When it comes to who’s more likely to share misinformation online, there are a few usual suspects: the MAGA hat-toting uncle, the anti-vaxxer former bandmate who spends hours going on Facebook Live and ranting in front of the Microsoft office, the kooky aunt espousing wackadoo theories about JFK, Jr. But previous studies show there are a few unifying characteristics that can semi-reliably help you predict who’s more likely to share and engage with fake news: By and large, they tend to be older adults, or boomers if you’re less inclined to be charitable about it.
While it’s fairly well-established who’s sharing fake news, Nadia Brashier, a researcher in cognitive psychology and cognitive neuroscience at Harvard, wanted to know why. And the explanation is a lot more complex than one might expect.
According to a new review coauthored by Brashier that appears in the journal Current Directions in Psychological Science, adults over the age of 65 are more than seven times more likely than younger adults to engage with fake news, a relatively sizable margin. While the assumption tends to be that cognitive declines that arise in older age might be contributing to this, Brashier knew from her previous research that contrary to what one might expect, older adults are less likely than younger adults to be the victims of other types of scams, such as consumer fraud, so cognitive declines likely don’t tell the whole story. “There seems to be something about the social media environment that’s specific and important” that’s accounting for why older adults tend to share misinformation, she says.
To delve deeper into potential explanations, Brashier looked at two studies that found that age was one of the strongest predictors as to whether someone would share misinformation. The most immediately obvious explanation for this discrepancy, she says, is the fact that older adults are not digital natives the way millennials and Gen Z-ers, are, but “that’s not exactly fair,” she says, pointing out how people of all ages struggle to keep abreast of updates to social networks and apps. While misinformation tends to skew right-wing and older adults also tend to be more conservative, that only partially explains the phenomenon as well, considering Brashier and her team found people sharing misinformation all over the political spectrum. “There is a skew, but liberals are vulnerable as well,” she says.
What’s likely contributing to the phenomenon, Brashier says, is not how conservative or inherently gullible older adults are — it may have to do with “social changes that happen as we get older.” In general, she says, older people tend to have increasingly smaller social networks as they get older, as well as fewer of what she refers to as “weak ties,” or peripheral acquaintances (think that Facebook friend you went to camp with when you were 14 but haven’t seen in person in 15 years). “As they’re navigating social media and see news shared by people in their network, older adults might assume they can trust it because they have a short list of people they follow and they have close relationships with people, whereas we might come to our timeline more skeptical,” Brashier says.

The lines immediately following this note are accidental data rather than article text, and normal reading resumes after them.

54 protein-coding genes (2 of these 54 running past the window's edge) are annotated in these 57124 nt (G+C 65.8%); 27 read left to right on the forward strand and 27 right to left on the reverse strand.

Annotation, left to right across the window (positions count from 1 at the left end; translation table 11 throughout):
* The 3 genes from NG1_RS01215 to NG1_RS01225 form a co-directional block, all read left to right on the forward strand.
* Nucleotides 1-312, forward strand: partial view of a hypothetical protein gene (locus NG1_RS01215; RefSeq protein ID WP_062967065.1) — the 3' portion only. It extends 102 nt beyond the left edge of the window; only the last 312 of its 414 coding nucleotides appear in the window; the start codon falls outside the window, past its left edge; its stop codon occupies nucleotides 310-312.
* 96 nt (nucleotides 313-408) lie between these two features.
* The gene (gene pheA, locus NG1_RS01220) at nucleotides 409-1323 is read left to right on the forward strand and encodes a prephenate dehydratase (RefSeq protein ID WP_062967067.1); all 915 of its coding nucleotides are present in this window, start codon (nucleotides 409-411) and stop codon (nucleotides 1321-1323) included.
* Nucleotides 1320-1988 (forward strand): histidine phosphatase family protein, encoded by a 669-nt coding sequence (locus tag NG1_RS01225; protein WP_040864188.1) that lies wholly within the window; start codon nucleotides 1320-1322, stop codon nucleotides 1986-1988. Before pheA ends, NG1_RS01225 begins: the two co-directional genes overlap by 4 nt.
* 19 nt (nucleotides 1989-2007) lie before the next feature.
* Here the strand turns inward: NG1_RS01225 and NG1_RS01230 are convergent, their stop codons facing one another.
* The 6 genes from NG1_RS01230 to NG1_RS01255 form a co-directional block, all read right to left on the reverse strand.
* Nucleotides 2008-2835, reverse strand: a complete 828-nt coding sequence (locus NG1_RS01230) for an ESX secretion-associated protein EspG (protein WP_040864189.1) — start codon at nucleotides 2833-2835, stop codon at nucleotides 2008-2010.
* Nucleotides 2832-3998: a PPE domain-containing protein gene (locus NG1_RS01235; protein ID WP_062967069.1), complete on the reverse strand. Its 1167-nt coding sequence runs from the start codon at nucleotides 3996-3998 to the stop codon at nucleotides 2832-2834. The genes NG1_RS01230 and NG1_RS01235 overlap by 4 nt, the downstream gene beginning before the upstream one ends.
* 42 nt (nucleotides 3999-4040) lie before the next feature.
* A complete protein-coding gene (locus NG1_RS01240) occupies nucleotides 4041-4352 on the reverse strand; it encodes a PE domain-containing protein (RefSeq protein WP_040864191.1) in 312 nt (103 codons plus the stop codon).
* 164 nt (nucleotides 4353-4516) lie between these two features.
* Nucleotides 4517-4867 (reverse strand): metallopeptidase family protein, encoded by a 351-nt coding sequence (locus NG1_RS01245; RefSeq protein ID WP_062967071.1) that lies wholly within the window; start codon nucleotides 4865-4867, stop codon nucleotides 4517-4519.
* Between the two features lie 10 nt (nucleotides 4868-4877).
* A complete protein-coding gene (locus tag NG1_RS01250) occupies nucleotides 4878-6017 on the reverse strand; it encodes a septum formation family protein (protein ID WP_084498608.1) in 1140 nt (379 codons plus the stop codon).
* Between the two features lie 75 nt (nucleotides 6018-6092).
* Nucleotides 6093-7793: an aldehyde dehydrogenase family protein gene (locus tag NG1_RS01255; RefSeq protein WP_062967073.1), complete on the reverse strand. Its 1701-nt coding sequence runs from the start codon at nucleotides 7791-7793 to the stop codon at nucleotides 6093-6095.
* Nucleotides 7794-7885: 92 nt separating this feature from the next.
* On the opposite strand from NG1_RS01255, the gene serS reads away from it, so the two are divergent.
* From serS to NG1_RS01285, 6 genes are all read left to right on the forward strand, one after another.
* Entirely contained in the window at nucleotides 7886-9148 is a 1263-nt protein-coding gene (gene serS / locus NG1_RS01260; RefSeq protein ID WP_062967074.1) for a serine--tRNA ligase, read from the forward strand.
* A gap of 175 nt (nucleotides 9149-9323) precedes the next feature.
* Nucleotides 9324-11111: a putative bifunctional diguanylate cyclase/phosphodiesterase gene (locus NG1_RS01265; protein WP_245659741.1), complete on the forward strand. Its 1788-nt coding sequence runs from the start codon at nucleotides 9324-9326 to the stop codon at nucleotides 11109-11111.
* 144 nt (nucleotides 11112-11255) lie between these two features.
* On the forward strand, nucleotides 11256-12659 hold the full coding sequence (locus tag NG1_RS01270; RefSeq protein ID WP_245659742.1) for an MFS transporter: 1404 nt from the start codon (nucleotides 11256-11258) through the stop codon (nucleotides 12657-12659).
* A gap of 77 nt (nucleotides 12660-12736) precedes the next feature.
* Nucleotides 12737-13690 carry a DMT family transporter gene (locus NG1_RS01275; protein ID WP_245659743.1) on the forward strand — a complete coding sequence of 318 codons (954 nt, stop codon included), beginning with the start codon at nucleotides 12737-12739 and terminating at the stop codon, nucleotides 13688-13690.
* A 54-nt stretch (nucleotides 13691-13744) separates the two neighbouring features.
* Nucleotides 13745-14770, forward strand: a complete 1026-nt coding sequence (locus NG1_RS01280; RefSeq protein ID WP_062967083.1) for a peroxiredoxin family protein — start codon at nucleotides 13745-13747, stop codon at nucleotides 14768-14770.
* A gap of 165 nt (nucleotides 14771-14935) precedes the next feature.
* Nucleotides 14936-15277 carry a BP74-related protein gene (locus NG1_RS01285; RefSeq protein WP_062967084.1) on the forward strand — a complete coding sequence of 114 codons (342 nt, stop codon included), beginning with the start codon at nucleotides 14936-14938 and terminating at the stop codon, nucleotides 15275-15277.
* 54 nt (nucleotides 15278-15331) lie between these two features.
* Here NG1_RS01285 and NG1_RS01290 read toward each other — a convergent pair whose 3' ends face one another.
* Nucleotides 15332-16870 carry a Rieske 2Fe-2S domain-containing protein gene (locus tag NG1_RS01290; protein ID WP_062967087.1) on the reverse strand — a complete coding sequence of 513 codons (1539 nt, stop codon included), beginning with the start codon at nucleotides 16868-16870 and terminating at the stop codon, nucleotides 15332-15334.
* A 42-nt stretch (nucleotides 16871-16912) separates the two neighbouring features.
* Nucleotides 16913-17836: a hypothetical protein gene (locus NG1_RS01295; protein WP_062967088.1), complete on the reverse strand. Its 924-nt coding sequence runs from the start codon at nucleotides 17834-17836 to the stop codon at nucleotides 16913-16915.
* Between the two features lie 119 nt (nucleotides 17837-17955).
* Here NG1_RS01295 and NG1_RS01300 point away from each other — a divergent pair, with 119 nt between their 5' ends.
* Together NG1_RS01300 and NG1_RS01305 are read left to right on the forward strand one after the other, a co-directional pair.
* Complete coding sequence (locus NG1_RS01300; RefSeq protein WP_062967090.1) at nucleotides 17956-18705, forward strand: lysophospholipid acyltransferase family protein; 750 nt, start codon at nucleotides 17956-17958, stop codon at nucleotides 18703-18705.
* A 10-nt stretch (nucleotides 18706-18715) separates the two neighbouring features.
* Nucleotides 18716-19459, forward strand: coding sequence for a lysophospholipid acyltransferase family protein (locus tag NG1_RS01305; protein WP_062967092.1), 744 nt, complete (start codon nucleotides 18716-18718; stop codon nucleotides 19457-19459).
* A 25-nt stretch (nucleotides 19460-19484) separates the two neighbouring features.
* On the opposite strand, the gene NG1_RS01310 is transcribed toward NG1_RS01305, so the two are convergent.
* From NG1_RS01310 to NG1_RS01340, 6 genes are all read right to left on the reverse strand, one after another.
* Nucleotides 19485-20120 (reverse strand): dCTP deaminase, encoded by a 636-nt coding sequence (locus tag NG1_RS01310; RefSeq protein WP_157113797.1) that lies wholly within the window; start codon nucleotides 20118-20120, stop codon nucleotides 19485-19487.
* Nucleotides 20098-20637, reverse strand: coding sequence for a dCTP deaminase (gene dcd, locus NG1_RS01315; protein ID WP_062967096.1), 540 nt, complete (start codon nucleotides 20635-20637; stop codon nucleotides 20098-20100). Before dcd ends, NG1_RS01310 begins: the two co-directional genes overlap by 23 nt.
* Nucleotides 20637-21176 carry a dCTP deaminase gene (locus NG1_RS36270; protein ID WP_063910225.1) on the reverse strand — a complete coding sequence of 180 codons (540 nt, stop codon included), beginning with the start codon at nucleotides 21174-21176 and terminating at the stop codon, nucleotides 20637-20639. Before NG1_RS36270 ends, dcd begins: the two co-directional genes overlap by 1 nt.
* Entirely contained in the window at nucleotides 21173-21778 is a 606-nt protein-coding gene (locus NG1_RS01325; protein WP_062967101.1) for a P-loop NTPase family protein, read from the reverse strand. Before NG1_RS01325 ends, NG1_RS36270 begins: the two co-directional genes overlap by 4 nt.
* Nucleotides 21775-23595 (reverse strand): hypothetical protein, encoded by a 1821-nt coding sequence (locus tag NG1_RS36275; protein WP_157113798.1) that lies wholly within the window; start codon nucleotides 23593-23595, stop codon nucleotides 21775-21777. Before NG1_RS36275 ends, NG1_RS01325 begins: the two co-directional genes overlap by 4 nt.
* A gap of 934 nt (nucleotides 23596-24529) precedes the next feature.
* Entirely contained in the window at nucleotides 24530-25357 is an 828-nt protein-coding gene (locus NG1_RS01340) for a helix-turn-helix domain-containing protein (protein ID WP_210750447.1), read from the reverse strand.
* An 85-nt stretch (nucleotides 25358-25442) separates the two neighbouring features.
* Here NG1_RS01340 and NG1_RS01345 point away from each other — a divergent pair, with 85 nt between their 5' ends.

Older adults also may approach the concept of sharing content differently than younger adults do, Brashier says. “If I disagree with an article, I might not share it at all,” she says. “Older adults might not interpret shares as an agreement or endorsement in the same way.” They also are less aware of the role algorithms play in surfacing content in news feeds, and how that shapes what you see as you scroll. “They might think something was shared by someone in their trusted network, when in fact it wasn’t,” she says.
In terms of how social media platforms can respond to this trend and adopt interventions to curb the spread of misinformation (as some, like Facebook, have already done by hiring fact-checkers), Brashier says that’s a difficult question to answer. “A lot of the common-sense approaches to fake news social media platforms have implemented may harm older users,” she says. She cites Facebook hiring third-party fact-checkers to flag information as false as one example: While that may sound effective in theory, there’s simply too much misinformation on social media for fact-checkers to keep up with, and both old and younger adults alike are likely to assume that, if a story is not labeled as false, that it’s more likely to be true. “So that can do more harm than good,” she says.
It may be more effective, Brashier says, for platforms like Facebook and Twitter to rethink the processes behind how users share links altogether. “Social media platforms could require an extra click when users share a link and ask them, ‘Is this information implausible or presented in a biased way?’ Adding ‘friction’ might be especially beneficial for older adults,” she says. But considering the primary draws of most popular social media platforms is how easy they are to use, she says, it’s unlikely that the big platforms would adopt such measures anytime soon.
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